21 December 2009

Just Call Me Chris

Trying to stay positive has kept me silent for a few days. I don't want to bitterly wax on about the big issues of the day, adding to the din when there is little to add. I must remark on something I saw today, though, that reflects a less obvious but not less important issue.

I read in an article on AOL entitled "What's In A Name? Big Profits, Apparently" that a stay-at-home mom began using a male pseudonym to see if she was able to land more copywriting jobs. She did. She pitched the same jobs with the same terms using her real name and her fake name, James Chartrand, and the male name got the jobs. Newsweek also interviewed her to get the scoop on her now-successful copywriting business, and she said, "... I assumed, if I choose a male name I’ll be viewed as somebody who runs a company, not a mom sitting at home with a child hanging off her leg.” She got more assignments and got paid more. Once she had a few assignments, she sometimes would tell people the truth, and they didn't care, but that's only after she had a chance to prove herself under a man's name.

Every company who received both her pitches and hired her male persona for more money is liable for sexual discrimination, but what would a lawsuit really solve? It wouldn't end the clear biased belief that men perform better [ahem, in the workplace!] than women, especially when those doing the hiring have nothing against a woman once she's proven herself. It seems that the burden continues to be on women to prove themselves to be not just equal to but better than men.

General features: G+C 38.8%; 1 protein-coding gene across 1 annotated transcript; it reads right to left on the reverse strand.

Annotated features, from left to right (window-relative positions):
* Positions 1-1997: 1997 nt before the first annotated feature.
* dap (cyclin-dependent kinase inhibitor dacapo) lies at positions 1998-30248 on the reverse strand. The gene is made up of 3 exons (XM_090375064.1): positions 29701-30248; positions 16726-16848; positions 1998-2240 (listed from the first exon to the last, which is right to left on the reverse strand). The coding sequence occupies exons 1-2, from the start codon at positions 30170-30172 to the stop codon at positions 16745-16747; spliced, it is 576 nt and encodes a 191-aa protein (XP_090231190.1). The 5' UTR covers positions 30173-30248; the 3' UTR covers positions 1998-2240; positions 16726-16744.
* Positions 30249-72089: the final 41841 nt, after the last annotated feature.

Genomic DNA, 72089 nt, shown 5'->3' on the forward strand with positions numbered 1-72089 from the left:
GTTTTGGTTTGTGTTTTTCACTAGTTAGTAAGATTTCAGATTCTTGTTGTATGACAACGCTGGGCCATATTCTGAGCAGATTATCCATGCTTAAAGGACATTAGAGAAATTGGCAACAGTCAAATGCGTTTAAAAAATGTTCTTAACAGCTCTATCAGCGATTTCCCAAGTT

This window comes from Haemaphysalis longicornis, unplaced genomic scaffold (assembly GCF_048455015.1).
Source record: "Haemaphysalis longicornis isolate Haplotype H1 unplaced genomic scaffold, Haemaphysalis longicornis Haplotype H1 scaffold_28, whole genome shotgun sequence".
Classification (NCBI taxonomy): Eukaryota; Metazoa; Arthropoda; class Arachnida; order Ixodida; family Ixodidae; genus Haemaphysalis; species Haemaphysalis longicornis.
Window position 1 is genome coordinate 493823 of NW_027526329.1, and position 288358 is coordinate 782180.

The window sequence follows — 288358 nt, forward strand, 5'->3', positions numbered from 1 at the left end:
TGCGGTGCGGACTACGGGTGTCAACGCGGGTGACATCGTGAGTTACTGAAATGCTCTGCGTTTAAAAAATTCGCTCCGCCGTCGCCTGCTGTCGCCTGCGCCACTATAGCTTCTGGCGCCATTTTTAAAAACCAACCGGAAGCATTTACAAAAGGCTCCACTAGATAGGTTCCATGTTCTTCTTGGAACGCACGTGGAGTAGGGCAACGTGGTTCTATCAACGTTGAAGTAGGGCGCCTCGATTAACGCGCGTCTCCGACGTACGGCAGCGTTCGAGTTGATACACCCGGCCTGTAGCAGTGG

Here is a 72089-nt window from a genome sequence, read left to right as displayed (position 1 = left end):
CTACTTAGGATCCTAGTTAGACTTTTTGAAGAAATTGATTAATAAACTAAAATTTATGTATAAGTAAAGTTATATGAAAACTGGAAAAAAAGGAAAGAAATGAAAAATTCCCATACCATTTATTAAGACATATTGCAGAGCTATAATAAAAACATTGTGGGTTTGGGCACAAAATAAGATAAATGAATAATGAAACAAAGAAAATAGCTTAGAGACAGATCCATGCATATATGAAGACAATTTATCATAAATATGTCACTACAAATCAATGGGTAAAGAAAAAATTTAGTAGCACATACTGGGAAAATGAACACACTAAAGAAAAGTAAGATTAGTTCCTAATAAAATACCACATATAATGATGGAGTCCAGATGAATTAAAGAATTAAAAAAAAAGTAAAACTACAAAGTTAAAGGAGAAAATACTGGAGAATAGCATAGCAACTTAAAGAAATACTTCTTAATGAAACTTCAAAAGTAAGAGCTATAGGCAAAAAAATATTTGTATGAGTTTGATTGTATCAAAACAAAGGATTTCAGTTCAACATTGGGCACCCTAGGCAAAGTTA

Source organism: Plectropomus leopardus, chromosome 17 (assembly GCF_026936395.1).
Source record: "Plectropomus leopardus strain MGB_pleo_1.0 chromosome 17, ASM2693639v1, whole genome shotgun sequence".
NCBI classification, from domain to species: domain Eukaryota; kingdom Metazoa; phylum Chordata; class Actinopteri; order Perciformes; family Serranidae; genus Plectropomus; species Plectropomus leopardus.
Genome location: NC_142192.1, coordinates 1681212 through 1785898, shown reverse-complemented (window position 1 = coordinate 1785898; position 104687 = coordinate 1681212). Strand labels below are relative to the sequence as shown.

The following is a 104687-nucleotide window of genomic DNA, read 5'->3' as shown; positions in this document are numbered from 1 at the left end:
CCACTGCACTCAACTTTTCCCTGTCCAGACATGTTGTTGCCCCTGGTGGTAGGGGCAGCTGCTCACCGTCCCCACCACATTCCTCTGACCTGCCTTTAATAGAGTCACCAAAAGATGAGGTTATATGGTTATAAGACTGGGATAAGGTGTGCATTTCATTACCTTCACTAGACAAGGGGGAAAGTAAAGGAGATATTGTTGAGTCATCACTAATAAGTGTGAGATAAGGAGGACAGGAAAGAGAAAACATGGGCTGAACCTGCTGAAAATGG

This reminds me of the affirmative action debate. How does one overcome adversity and prove one's self qualified when others who have been privileged with better educations, better contacts, or even just a better wardrobe are competing against them? Historical disadvantages linger through the generations, and women haven't even had the vote for a hundred years yet.  Anyone who believes that working hard alone will lead to achievement is either ignorant or delusional. One must work hard with a plan, and not just a plan of accomplishments but a plan that includes putting oneself in the right places and meeting the right people and suffering the prejudices of others that come along the way. The story of James Chartrand frustrates me because it exemplifies the discrimination still active in the business world, but it also shows how this one woman's plan to get herself noticed worked. She just needed to get her foot in the door. This is a perfect example of how business is more than just a business plan and a product or service; it's about maneuvering in a world of injustices and inequalities to come out on top, or at least rise above the bottom. My ideal world consists of ethical businesses and constructive government, but in reality, we all have to work the system sometimes to get to a point where we can compete fairly, and sometimes that means hiding one's gender or sexual preferences or tattoos or whatever. It's not right, it's not fair, and it should change, but it's real. That the story has been picked up by multiple news outlets and enraged women everywhere means that things can change and probably will, if we keep shouting loudly enough.

As for the pay differences, well, that's just criminal, but in the world of writing, one gets paid based on how much of an audience one attracts, and if James Chartrand attracts more of an audience than a female name, well, James gets more mula. Sometimes the only way to enact change to is spend change. Tell your favorite publications you want more women, minorities, or whomever writing, and eventually they will listen.

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